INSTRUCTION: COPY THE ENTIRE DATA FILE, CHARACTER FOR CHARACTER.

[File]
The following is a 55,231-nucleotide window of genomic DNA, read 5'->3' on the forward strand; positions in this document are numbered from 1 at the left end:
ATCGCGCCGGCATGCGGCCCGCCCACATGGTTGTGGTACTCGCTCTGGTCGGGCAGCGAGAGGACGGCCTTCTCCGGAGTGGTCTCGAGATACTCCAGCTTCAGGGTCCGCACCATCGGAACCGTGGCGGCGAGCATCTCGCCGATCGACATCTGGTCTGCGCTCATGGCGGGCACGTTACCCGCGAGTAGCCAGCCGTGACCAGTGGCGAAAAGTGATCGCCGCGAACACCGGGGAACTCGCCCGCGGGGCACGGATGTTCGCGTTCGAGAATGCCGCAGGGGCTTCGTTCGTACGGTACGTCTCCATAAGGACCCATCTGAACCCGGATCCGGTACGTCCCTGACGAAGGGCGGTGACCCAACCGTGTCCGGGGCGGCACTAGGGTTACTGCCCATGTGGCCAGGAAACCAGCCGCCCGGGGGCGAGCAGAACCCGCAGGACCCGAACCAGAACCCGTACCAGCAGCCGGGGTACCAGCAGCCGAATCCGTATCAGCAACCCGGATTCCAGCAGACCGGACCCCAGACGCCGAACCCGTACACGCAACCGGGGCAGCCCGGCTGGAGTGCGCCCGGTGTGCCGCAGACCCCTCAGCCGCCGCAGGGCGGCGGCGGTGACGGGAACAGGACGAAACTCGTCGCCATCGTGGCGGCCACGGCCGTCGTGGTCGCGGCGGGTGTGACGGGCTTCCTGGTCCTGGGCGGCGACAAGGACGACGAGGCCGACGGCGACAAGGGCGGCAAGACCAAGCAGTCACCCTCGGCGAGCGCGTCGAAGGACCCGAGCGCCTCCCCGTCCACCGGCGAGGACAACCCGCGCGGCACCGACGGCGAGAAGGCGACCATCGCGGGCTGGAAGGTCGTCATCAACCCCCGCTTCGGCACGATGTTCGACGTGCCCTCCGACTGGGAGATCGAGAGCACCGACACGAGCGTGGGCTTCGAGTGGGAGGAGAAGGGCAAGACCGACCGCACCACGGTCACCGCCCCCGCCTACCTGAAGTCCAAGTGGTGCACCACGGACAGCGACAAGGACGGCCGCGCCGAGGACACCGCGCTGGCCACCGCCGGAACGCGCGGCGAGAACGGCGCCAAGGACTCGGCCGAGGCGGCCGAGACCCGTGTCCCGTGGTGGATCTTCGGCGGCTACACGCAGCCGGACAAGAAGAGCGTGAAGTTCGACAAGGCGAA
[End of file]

The following is a 55,231-nucleotide window of genomic DNA, read 5'->3' on the forward strand; positions in this document are numbered from 1 at the left end:
ATCGCGCCGGCATGCGGCCCGCCCACATGGTTGTGGTACTCGCTCTGGTCGGGCAGCGAGAGGACGGCCTTCTCCGGAGTGGTCTCGAGATACTCCAGCTTCAGGGTCCGCACCATCGGAACCGTGGCGGCGAGCATCTCGCCGATCGACATCTGGTCTGCGCTCATGGCGGGCACGTTACCCGCGAGTAGCCAGCCGTGACCAGTGGCGAAAAGTGATCGCCGCGAACACCGGGGAACTCGCCCGCGGGGCACGGATGTTCGCGTTCGAGAATGCCGCAGGGGCTTCGTTCGTACGGTACGTCTCCATAAGGACCCATCTGAACCCGGATCCGGTACGTCCCTGACGAAGGGCGGTGACCCAACCGTGTCCGGGGCGGCACTAGGGTTACTGCCCATGTGGCCAGGAAACCAGCCGCCCGGGGGCGAGCAGAACCCGCAGGACCCGAACCAGAACCCGTACCAGCAGCCGGGGTACCAGCAGCCGAATCCGTATCAGCAACCCGGATTCCAGCAGACCGGACCCCAGACGCCGAACCCGTACACGCAACCGGGGCAGCCCGGCTGGAGTGCGCCCGGTGTGCCGCAGACCCCTCAGCCGCCGCAGGGCGGCGGCGGTGACGGGAACAGGACGAAACTCGTCGCCATCGTGGCGGCCACGGCCGTCGTGGTCGCGGCGGGTGTGACGGGCTTCCTGGTCCTGGGCGGCGACAAGGACGACGAGGCCGACGGCGACAAGGGCGGCAAGACCAAGCAGTCACCCTCGGCGAGCGCGTCGAAGGACCCGAGCGCCTCCCCGTCCACCGGCGAGGACAACCCGCGCGGCACCGACGGCGAGAAGGCGACCATCGCGGGCTGGAAGGTCGTCATCAACCCCCGCTTCGGCACGATGTTCGACGTGCCCTCCGACTGGGAGATCGAGAGCACCGACACGAGCGTGGGCTTCGAGTGGGAGGAGAAGGGCAAGACCGACCGCACCACGGTCACCGCCCCCGCCTACCTGAAGTCCAAGTGGTGCACCACGGACAGCGACAAGGACGGCCGCGCCGAGGACACCGCGCTGGCCACCGCCGGAACGCGCGGCGAGAACGGCGCCAAGGACTCGGCCGAGGCGGCCGAGACCCGTGTCCCGTGGTGGATCTTCGGCGGCTACACGCAGCCGGACAAGAAGAGCGTGAAGTTCGACAAGGCGAA